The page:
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Cutting reconciliation deals in forestry

Thanks to treaty and willing industry partner, Huu-ay-aht are developing forestry business
'This treaty enabled us to do things that we normally couldn’t do in the old environment that we lived in' -- Chief Councillor Robert Dennis Sr. | COFI conference screengrab

In the past, some of the opposition to logging in B.C. came from First Nations, many of whom saw their traditional territories heavily logged, while receiving few of the benefits.

Through a series of reconciliation and treaty agreements over the past couple of decades, however, more and more First Nations have themselves become involved in the forest industry, as they acquired a range of timber licences.

A recent success story is the partnership between Huu-ay-aht First Nation on Vancouver Island, Western Forest Products (TSX:WEF) and the Steel Workers Union local 1-1937: the TLF-44 Limited Partnership.

Thanks to a treaty, which gave the Huu-ay-aht their own woodlands -- and a reconciliation protocol with Western Forest Products, the Huu-ay-aht have been getting into the forestry business.

“I can recall back in 1992, the Huu-ay-aht only had two workers working in the forest industry,” Huu-ay-aht Chief Councillor Robert Dennis Sr. said Thursday at a Council of Forest Industries (COFI) conference. “Today we probably have up to about 20 people that are benefitting from forest activity in our territory.”

The partnership started with Western Forests selling a dryland sort to the Huu-ay-aht, who also acquired a 7% share of TFL-44, a tree-farm licence to which Western holds a 25-year licence with an annual allowable cut of 800,000 cubic metres.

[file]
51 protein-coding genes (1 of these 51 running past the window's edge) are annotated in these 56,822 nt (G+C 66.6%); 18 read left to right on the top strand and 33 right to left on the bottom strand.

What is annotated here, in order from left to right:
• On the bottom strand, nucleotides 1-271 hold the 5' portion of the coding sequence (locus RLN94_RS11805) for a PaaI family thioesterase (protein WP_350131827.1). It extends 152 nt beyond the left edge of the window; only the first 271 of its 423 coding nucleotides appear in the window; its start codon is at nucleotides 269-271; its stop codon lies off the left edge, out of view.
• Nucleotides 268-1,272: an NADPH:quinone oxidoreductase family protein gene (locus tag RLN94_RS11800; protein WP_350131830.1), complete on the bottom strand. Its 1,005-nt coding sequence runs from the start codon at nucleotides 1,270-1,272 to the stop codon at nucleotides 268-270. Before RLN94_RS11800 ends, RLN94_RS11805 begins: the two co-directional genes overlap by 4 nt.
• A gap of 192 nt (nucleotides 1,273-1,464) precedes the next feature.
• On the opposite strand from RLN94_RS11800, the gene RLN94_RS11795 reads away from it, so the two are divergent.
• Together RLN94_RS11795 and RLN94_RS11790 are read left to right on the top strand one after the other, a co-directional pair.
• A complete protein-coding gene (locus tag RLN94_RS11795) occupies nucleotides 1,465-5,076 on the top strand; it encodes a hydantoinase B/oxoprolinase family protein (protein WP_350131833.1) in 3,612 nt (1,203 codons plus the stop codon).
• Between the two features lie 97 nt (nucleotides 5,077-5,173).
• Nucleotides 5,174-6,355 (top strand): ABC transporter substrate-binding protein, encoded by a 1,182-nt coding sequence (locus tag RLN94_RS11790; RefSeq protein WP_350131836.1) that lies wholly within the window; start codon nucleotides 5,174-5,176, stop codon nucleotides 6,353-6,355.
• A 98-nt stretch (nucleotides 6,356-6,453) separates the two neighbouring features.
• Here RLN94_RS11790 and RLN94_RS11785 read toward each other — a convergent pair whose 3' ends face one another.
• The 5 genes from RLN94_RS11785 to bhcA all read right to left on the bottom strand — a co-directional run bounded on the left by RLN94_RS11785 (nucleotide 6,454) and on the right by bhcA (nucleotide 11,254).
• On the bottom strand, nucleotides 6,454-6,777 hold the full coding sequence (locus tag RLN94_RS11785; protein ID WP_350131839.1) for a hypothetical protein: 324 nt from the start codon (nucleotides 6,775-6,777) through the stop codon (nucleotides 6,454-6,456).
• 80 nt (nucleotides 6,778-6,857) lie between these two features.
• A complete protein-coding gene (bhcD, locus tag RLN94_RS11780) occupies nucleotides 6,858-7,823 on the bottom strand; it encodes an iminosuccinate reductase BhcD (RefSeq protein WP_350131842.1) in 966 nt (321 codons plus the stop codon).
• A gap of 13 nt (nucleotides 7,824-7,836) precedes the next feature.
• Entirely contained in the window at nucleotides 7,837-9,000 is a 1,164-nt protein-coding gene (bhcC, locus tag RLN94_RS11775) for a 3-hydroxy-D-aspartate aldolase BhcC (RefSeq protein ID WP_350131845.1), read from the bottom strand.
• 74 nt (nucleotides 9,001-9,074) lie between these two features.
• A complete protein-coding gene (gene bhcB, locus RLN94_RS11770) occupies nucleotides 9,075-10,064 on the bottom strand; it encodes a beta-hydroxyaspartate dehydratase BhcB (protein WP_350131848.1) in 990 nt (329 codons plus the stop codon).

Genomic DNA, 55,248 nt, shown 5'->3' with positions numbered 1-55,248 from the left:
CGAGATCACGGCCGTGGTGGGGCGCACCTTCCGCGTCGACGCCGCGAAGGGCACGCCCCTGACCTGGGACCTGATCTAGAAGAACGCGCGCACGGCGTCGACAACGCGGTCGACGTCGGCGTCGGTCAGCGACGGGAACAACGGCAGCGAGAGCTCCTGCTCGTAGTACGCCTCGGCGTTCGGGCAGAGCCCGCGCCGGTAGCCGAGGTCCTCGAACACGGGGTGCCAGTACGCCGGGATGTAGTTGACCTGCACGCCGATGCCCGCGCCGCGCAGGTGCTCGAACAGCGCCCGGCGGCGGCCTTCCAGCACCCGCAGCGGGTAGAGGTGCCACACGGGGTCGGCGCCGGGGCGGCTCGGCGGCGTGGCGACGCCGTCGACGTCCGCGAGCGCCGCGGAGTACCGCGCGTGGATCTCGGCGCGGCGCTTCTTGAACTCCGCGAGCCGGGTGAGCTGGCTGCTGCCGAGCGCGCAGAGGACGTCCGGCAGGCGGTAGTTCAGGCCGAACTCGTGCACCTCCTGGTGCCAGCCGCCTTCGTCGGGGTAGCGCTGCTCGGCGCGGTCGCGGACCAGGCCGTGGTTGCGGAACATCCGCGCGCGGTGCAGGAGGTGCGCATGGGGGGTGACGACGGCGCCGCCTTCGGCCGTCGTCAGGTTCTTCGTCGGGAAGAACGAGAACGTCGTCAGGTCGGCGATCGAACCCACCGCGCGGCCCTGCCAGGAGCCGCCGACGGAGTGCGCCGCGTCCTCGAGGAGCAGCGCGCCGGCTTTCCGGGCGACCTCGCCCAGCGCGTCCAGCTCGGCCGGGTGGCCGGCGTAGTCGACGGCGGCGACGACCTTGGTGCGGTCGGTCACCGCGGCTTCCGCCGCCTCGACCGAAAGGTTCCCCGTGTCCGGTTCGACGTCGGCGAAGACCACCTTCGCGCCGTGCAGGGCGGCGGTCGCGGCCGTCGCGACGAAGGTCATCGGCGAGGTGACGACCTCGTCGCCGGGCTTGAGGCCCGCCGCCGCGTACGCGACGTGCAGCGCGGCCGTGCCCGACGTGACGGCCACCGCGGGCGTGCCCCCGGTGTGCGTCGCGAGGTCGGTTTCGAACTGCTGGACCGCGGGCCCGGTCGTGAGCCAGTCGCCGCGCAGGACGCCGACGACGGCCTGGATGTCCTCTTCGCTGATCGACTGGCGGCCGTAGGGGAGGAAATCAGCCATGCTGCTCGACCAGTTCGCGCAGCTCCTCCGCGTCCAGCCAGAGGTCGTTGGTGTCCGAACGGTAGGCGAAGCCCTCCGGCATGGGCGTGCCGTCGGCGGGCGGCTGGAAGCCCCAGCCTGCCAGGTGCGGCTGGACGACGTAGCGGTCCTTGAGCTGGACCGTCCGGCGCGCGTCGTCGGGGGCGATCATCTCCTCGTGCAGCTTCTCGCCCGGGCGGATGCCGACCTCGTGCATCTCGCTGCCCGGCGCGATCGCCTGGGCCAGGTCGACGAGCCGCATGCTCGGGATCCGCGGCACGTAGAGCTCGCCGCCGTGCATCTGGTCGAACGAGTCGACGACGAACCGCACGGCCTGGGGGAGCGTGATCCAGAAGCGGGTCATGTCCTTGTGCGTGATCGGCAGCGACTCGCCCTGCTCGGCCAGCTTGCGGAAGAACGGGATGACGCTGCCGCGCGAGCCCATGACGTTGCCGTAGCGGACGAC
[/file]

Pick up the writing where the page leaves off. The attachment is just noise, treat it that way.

Last year, an agreement was struck in which the Huu-ay-aht will take a controlling interest in TFL-44. The agreement also gives the Huu-ay-aht the opportunity to take an equity position in Western’s Forest Product's Vancouver Island sawmills.

Dennis said he didn’t think the business partnership the Huu-ay-aht have developed with Western Forest Products probably would not have happened had his people not approved the Maa-nulth treaty agreement.

That agreement, signed by five First Nations on Vancouver Island, gave the Huu-ay-aht ownership of 8,258 hectares of land. Some of the treaty land can be used for forestry.

The Huu-ay-aht also have a community forest agreement. The Huu-ay-aht have developed several businesses in tourism and fisheries, but forestry is the First Nation's biggest business operation.

“I’m really happy that we signed a treaty because this treaty enabled us to do things that we normally couldn’t do in the old environment that we lived in,” Dennis said.

Western Forests CEO Don Demens added the Huu-ay-aht were willing partners.

“You need to have a relationship based on respect and trust, and I think we’re very fortunate to have that type of relationship with the Huu-ay-aht First Nations,” he said.

While the jobs and other economic benefits that come from the forestry sector is important, so is stewardship, Dennis said. The Huu-ay-aht are dedicating $5 from each cubic metre of timber cut from treaty forest lands to watershed renewal. Western Forest Products have also committed $125,000 over a three-year period for watershed renewal.

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